Ayana Walker

Ayana Walker
Personal information
Born (1979-09-10) September 10, 1979
Houston, Texas
Nationality American
Listed height 6 ft 3 in (1.91 m)
Listed weight 143 lb (65 kg)
Career information
High school Westbury (Houston, Texas)
College Louisiana Tech (1998–2002)
WNBA draft 2002 / Round: 2 / Pick: 20th overall
Selected by the Detroit Shock
Playing career 2002–2007
Position Forward
Number 12
Career history
2002–2005 Detroit Shock
2005–2006 Charlotte Sting
2007 Detroit Shock
Career highlights and awards
Stats at WNBA.com
Stats at Basketball-Reference.com

Ayana D’Nay Walker (born September 10, 1979) is an American former women's basketball player. She played for the Louisiana Tech Lady Techsters basketball team from 1998 to 2002. Walker was a member of gold-medal winning USA Basketball Women’s National Team in 2001 and set a USA single-game record with 19 rebounds in gold-medal game. She was also a member of gold-medal winning USA Basketball World University Games Team in 2001. Walker was drafted as the 20th overall pick by the Detroit Shock in the 2002 WNBA Draft. As a member of the Shock, she won the 2003 WNBA Championship. On July 3, 2005, Walker signed with the Charlotte Sting. After the Sting franchise folded, Walker was drafted by Los Angeles Sparks as the 12th pick in the dispersal draft on January 8, 2007. She returned to Detroit for her final season in 2007.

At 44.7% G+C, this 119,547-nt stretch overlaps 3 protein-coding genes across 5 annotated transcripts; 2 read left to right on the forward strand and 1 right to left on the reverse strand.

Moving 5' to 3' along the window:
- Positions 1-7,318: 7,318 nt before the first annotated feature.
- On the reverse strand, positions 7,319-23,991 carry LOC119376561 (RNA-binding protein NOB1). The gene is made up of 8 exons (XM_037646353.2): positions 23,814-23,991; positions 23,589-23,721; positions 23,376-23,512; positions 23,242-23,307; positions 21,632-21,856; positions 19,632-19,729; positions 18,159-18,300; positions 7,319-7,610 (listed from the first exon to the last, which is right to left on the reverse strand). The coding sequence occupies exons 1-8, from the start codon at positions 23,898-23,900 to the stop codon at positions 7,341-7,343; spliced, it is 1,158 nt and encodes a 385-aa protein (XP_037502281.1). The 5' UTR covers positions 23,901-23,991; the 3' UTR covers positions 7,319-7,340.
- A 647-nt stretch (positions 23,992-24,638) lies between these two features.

USA Basketball

Walker played on the team presenting the USA at the 1999 World University Games held in Palma de Mallorca, Spain. The team had a 4–2 record and earned the silver medal. Walker averaged 4.3 points per game and led the team in blocks, with nine.[1]

Walker was selected to be a member of the team representing the USA at the 2001 World University Games held in Beijing, China. After winning the opening game easily, the USA team faced Canada and lost a close game 68–67. The USA team defeated Japan to earn a spot in the quarterfinals. The USA team fell behind by 12 points against undefeated Russia, but came back to win the game by eleven points. The next game was against the unbeaten host team China, and the USA team won 89–78. The USA team won their next two games to set up the gold medal game; a rematch against the host team. China would stay close early, but the USA team prevailed and won the gold medal with a score of 87–67. Walker set a USA World University Games record for most rebounds in a game with 19. She was the leading scorer and rebounding for the team, averaging 15.4 points and 8.6 rebounds per game.[2]


  1. "Nineteenth World University Games -- 1999". USA Basketball. Archived from the original on 7 September 2015. Retrieved 13 October 2015.
  2. "Twentieth World University Games -- 2001". USA Basketball. Archived from the original on 7 September 2015. Retrieved 13 October 2015.
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